A convert from Islam to Roman Catholicism, Lamin Sanneh possesses an in-depth knowledge of two of the world’s most talked-about religions. In an age in which individuals and churches too-often reject interfaith dialogue in favor of hate speech, protests or violence, Sanneh’s voice is a welcome one, respectful of all faiths and infused with refreshing honesty. As the D. Willis James Professor of Missions & World Christianity at Yale Divinity School and Professor of History at Yale University, Sanneh puts his extensive knowledge to good use, and with the publication of this memoir, his students won’t be the only ones to gain encouragement from his wisdom, strength and life story.
A conversion story beginning with a long quote from St. Augustine, and ending with a quote from Pilgrim’s Progress, the book also includes lessons from voices as varied as Helen Keller and St. Paul. Summoned is not simply the story of Sanneh’s own journey, but of all those who helped him along his path to success. Gratitude is a theme that plays out not only in his relationships with others, but in his relationship with God.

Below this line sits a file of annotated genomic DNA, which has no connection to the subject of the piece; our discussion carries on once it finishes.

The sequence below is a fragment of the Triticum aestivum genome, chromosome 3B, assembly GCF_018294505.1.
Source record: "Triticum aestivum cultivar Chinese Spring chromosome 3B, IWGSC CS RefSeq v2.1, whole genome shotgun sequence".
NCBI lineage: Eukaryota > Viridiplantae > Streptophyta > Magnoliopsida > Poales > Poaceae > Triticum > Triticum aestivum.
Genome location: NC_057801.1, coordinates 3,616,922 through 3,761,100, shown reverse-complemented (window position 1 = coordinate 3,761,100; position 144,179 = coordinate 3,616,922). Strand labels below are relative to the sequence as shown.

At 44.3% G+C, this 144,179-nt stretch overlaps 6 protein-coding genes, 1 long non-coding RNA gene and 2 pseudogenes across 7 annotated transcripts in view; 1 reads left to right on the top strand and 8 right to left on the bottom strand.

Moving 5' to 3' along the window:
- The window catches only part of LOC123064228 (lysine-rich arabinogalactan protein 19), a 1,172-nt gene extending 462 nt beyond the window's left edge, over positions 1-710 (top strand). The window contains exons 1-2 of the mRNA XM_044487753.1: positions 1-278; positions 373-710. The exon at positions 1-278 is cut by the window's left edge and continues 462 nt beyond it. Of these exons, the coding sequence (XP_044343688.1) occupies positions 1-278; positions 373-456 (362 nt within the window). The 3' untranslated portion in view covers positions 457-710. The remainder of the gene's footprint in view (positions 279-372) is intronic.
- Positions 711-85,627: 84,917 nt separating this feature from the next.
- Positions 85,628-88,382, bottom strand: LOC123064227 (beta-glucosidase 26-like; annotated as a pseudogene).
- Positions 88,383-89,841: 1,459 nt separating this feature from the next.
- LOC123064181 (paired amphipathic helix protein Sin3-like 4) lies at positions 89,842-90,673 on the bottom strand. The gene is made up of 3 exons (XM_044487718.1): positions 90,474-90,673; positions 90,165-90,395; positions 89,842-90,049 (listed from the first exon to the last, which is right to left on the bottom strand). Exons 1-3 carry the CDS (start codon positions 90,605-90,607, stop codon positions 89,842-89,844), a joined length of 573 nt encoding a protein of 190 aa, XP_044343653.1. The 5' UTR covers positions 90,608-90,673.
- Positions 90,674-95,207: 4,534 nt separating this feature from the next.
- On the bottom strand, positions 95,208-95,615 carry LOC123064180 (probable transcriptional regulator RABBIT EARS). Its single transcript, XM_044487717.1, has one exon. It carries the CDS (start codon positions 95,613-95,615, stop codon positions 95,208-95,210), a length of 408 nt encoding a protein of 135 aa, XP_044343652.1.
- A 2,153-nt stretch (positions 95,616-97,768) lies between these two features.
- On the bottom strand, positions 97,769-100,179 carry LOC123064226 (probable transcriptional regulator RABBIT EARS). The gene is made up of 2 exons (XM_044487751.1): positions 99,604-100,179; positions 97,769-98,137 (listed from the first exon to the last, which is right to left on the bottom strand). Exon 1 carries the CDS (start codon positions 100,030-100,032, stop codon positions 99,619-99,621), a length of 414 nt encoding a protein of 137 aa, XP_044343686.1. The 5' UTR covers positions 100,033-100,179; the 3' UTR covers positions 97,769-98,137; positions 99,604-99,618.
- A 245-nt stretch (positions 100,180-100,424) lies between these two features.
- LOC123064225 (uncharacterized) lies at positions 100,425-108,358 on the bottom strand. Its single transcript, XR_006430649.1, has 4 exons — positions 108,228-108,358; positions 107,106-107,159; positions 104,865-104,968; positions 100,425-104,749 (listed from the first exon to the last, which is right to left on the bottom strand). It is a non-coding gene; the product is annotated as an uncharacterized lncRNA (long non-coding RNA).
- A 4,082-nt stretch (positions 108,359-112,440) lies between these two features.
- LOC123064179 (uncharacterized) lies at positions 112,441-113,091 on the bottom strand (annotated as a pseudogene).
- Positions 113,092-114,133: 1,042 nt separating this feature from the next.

Sanneh, it seems, truly trusts both his own writing voice and that still small voice of the Creator, which leads the author in his life and work. Sanneh’s honesty and balanced perspective permeate the book and allow the reader to trust the author as guide. He is unafraid to tackle topics of race, interfaith relations and cultural differences. His voice is stern at times, but without anger, and often with good humor. This includes his description of his experience with the pastors—both Protestant and Catholic—who urged him to find another church when he came to inquire about becoming a member. It seems no one knew quite what to do with a young man born in Gambia to a polygamist, Muslim household, who now hoped to become a Christian. But Sanneh persevered, despite the fact that a conversion risked a fall in social status in his hometown and rejection by his family and friends.
Sanneh’s love for both Islam and Christianity permeates the book, even as—and perhaps especially because—he finds fault with both. But he makes it clear, through moving anecdotes and compelling prose, that he finds much beauty, too.
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